W3C home > Mailing lists > Public > www-style@w3.org > August 2012

Re: [media-queries] chicken-egg problem with font-based lengths

From: Felix Miata <mrmazda@earthlink.net>
Date: Mon, 20 Aug 2012 13:10:57 -0400
Message-ID: <50326FA1.4020408@earthlink.net>
To: www-style@w3.org
On 2012/08/20 08:11 (GMT-0700) Tab Atkins Jr. composed:

> Felix Miata  wrote:

>>  On 2012/08/20 11:39 (GMT+0200) Simon Sapin composed:

>>>  A small note: you can use font-size: 16px instead of 12pt, they’re
>>>  always the same in CSS.

>>  That statement is misleading. Most modern browsers at default settings will
>>  render them the same, but most older ones will not, and Konqueror still
>>  holds true to making a pt display density dependent. This means if the DE is
>>  configured to accurately match display device density, a pt will in fact
>>  measure 1/72" at the device surface, regardless how many px it takes to
>>  render it. This is generally no longer possible in modern browsers. The
>>  other exception is the Geckos, which provide the mozmm unit. If you wish a
>>  12pt font from a Gecko, you get it by specifying font-size: 4.2333mozmm
>>  instead of or following font-size: 12pt or 16px.

> No, it's accurate.

It may be accurate according to specification theory, but the devices I'm 
looking at are real, not theoretical.

> The pt unit is defined as 4/3 of the px unit,
> which is defined as 1/96 of the in unit, regardless of user defaults

Which is inane.

> or anything else.  All modern browsers implement this, because it's
> required for web compatibility.

Compatibility with incompetent design.

>  Old or minority browsers may have
> different behavior, but that's always true.

> It appears that you are, in general, confused about what the px unit
> represents - it is *not* the same size as a device pixel, in general.

Yes it is the same, due to this gem from 
http://dev.w3.org/csswg/css3-values/#lengths

"...pixel unit refer to the whole number of device pixels that best 
approximates the reference pixel."

> Instead, it's defined in terms of visual angles, so that 1px will look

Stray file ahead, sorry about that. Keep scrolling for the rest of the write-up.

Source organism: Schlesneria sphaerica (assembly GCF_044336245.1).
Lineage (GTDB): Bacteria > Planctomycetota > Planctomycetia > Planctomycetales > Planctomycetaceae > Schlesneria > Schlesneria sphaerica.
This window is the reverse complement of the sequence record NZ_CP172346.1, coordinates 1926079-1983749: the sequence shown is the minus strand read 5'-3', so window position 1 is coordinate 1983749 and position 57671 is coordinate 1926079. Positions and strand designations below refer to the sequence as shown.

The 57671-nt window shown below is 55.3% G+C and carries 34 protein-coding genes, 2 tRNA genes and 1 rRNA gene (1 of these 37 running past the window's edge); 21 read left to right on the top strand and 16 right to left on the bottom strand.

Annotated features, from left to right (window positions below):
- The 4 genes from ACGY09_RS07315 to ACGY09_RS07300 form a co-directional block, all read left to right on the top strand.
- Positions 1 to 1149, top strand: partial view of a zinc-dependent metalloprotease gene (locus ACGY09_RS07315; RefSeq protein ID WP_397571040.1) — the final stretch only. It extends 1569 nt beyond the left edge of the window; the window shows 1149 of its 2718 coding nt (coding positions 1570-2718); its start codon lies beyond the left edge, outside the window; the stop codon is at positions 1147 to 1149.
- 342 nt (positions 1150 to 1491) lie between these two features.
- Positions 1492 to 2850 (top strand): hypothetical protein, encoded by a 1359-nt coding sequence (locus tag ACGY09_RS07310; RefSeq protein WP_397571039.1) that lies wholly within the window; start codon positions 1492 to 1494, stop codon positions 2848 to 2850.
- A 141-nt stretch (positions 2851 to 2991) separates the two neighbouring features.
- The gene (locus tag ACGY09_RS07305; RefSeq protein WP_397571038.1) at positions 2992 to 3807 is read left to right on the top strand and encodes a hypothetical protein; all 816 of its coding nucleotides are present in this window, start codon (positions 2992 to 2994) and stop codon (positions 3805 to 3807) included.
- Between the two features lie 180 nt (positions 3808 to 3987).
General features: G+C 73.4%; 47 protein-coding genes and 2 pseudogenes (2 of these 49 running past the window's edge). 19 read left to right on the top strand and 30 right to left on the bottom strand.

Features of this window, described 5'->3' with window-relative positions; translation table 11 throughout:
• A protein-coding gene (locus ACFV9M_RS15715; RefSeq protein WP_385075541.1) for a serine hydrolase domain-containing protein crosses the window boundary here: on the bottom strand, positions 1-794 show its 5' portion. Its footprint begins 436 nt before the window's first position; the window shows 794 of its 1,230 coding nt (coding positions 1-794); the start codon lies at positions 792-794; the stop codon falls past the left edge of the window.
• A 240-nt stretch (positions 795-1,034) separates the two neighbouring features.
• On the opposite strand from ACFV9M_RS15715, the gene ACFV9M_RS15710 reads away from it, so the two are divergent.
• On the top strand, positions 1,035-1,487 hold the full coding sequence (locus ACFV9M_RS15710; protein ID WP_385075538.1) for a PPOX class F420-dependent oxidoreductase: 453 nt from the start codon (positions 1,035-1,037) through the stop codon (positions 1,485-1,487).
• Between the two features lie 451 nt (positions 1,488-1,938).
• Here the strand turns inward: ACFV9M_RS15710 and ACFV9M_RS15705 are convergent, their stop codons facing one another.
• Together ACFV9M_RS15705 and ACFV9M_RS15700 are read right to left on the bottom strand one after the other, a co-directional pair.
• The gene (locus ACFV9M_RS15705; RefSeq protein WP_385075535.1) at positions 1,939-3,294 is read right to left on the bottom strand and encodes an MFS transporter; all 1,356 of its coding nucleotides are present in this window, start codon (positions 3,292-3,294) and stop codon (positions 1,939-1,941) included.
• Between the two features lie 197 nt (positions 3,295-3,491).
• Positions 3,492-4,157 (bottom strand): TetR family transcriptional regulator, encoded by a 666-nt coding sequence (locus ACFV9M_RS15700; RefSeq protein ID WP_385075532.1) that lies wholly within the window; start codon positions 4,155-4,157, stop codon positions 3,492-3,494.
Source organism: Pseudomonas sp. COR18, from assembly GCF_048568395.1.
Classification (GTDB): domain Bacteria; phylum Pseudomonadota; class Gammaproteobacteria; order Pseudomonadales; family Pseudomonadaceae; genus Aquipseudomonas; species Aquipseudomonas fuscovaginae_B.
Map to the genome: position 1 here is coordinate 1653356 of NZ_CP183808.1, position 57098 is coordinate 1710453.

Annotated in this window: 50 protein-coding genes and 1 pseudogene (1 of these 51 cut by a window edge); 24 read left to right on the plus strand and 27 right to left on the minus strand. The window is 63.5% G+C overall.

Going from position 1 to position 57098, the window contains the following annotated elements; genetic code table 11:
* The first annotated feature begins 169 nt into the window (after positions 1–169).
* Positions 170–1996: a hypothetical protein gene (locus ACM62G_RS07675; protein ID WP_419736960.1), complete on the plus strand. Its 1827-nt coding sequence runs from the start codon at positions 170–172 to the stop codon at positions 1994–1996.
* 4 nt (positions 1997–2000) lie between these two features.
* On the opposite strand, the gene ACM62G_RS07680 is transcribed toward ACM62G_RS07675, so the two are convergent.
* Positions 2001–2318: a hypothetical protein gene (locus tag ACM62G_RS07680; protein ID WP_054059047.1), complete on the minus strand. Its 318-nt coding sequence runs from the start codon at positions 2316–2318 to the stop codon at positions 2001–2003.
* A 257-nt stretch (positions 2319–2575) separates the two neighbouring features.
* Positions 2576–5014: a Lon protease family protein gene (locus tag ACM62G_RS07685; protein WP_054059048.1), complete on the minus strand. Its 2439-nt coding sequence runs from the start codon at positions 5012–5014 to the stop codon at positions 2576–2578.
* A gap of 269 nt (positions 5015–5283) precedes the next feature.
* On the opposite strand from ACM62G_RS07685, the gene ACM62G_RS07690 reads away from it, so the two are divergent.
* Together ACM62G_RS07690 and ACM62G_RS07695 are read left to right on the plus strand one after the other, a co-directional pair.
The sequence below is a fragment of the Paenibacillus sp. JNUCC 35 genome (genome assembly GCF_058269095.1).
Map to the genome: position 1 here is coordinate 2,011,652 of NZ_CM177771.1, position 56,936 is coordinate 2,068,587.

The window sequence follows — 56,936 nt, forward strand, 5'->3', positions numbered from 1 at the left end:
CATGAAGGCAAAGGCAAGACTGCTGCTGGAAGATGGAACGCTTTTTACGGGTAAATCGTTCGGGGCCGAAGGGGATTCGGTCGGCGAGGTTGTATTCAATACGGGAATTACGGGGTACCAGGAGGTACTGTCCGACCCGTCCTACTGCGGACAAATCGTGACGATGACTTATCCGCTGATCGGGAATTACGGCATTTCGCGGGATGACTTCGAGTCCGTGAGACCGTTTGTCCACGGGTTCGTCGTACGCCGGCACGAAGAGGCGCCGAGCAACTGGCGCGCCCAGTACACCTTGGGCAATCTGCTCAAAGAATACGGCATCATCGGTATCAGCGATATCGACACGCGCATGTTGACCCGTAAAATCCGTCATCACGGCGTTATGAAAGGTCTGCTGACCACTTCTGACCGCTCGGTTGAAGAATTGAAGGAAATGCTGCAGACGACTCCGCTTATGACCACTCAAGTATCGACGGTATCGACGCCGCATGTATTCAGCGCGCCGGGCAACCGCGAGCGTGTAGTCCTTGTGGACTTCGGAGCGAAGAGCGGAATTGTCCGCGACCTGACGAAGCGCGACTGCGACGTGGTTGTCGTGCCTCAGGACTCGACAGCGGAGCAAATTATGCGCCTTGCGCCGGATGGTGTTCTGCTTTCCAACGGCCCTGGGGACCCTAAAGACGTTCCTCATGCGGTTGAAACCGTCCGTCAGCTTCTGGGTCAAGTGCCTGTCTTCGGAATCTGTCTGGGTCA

Technical definition doesn't matter. Reality does.

> like approximately the same length on any device.  Desktop browsers
> generally size the px unit to be an integer multiple of device pixels,

Precisely why I wrote what I wrote. Until device density reaches 192 DPI, a 
CSS pixel equals a device pixel, because browsers only use integer multiples. 
The consequence is users of devices in the 100-191 DPI range trying to use 
pages with text (and relevant images, and text containers) sized in px units 
are forced to use browser defense mechanisms against that offensive styling, 
even to the extent of disregarding all styles. The problem will be similar 
for devices in the 200-287 DPI range. Sizing text in px, and units tied to 
px, disregards user preferences, which is rude, and entirely unnecessary. 
Relative length units can get the job done without rudeness. For ordinary 
common web content, the specs should do everything they can to induce 
stylists to stick to relative units as much as is practical, meaning limiting 
use of the px to single digit values when applied to content other than 
bitmap images.
-- 
"The wise are known for their understanding, and pleasant
words are persuasive." Proverbs 16:21 (New Living Translation)

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Felix Miata  ***  http://fm.no-ip.com/
Received on Monday, 20 August 2012 17:11:21 GMT

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